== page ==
Best SS researchers/authors

German SS and Waffen-SS 1923-1945.
Mark C Yerger
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Best SS researchers/authors

Post by Mark C Yerger » Mon Mar 01, 2004 3:11 am

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I've seen questions and purchases of various books I consider to be absolute junk. Many are superficial, no new data (or all copied), and belong on the infant bargain table pile in bookstores. All researchers and historians make errors in their work, its a given in a complicated topic. However, there are a number of them that I would buy any new work they release sight unseen (most books I want to see first). In no order those I consider exceptional are:

Helmut Krausnick: His work with "Antaomy of the SS" and the Einsatzgruppen alone make the list

Georg Tessin: to compile his massive works, many before computers, is amazing

George Nipe: The only in depth researcher of battles and/or campaigns to correct decades of mistakes and myths in detail

John Moore: His patience and determination to copile data on the SS officer corps, essential to other researchers, filled a gap that nobody else I know would attempt

Kurt Imhoff: SS Pionier units historian who was the most prolific researcher I've known while he lived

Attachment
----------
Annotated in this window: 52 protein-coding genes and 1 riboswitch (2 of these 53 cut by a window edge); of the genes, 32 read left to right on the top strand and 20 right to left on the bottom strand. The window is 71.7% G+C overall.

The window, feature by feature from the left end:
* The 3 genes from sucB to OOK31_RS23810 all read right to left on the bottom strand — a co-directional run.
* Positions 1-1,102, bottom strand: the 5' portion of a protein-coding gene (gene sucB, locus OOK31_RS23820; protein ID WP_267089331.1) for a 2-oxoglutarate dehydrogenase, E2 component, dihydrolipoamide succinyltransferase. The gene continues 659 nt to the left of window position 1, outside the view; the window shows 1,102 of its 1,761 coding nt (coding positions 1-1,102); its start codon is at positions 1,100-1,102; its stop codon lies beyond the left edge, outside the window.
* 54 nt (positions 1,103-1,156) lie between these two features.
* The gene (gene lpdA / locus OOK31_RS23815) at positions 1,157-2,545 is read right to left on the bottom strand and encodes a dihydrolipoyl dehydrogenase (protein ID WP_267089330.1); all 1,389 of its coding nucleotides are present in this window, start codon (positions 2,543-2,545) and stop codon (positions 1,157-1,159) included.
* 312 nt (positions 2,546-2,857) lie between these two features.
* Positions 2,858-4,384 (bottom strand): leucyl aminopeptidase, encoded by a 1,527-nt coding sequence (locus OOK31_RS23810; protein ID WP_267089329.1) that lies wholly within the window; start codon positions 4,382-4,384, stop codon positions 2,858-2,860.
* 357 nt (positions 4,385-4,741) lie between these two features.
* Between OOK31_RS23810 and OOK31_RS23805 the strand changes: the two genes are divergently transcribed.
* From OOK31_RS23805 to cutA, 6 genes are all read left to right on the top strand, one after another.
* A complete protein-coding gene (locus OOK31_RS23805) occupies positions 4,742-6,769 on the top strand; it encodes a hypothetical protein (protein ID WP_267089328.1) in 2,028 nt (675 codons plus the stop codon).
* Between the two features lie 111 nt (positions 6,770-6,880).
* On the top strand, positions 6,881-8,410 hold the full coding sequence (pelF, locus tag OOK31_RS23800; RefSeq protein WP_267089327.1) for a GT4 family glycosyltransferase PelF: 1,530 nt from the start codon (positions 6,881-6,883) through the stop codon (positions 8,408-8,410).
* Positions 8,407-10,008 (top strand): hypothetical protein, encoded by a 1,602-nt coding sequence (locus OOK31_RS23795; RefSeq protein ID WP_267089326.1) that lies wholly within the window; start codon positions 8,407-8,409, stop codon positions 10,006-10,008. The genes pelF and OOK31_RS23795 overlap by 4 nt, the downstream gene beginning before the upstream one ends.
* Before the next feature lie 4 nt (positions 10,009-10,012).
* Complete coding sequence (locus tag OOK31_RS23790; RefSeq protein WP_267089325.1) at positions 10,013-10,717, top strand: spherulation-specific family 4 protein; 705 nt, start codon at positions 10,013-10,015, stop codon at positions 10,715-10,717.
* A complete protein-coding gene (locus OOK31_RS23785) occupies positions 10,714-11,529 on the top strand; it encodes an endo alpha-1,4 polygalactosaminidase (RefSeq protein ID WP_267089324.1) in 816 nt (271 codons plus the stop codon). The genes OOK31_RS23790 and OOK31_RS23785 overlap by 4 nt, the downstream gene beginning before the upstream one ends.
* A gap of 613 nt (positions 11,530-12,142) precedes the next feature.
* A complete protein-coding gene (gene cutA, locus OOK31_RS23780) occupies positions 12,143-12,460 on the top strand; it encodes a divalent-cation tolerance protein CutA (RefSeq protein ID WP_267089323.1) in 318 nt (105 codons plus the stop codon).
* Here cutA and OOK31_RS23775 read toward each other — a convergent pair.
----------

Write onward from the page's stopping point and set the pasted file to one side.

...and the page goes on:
Hans Stöber / Wilhelm Tieke: Both undertaking essential unit histories that lacked wartime material for research in many cases, investing years in veteran data compilation and many of the works are the best (and only) on the topics.

Phil Nix: For police and senior ranks, the best researcher I know, going into personality traits and the mix betwwen the numerous significant individuals.

Individuals who have done (again my opinion) generally single projects/topics thus far as their contribution, all of whom produced fantastic works (a partial list) that I doubt can or will be exceeded:

Otto Weidinger (2SS and Rgt DF histories)
Rudolf Lehmann/Rolf Tiemann (LAH)
Robert Koehl (The Black Corps)
Friedrich Husemann (Polizei Division)
George Lepre (13SS history)
Mike Miller (have seen his SS Generals manuscript)
Otto Kumm (7SS)
George Stein (The Waffen-SS)
Michael Melnyk (14SS)
Peter Black (Kaltenbrunner bio)
Andreas Schulz / Günther Wegmann (SS Generals)
Artur Silgailis (Latvian units)

Mark C. Yerger

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Re: Best SS researchers/authors

Post by Shadow » Mon Mar 01, 2004 4:17 am

Mark C. Yerger wrote:--------------------------------------------------------------------------------
Helmut Krausnick: His work with "Antaomy of the SS" and the Einsatzgruppen alone make the list

Georg Tessin: to compile his massive works, many before computers, is amazing

George Nipe: The only in depth researcher of battles and/or campaigns to correct decades of mistakes and myths in detail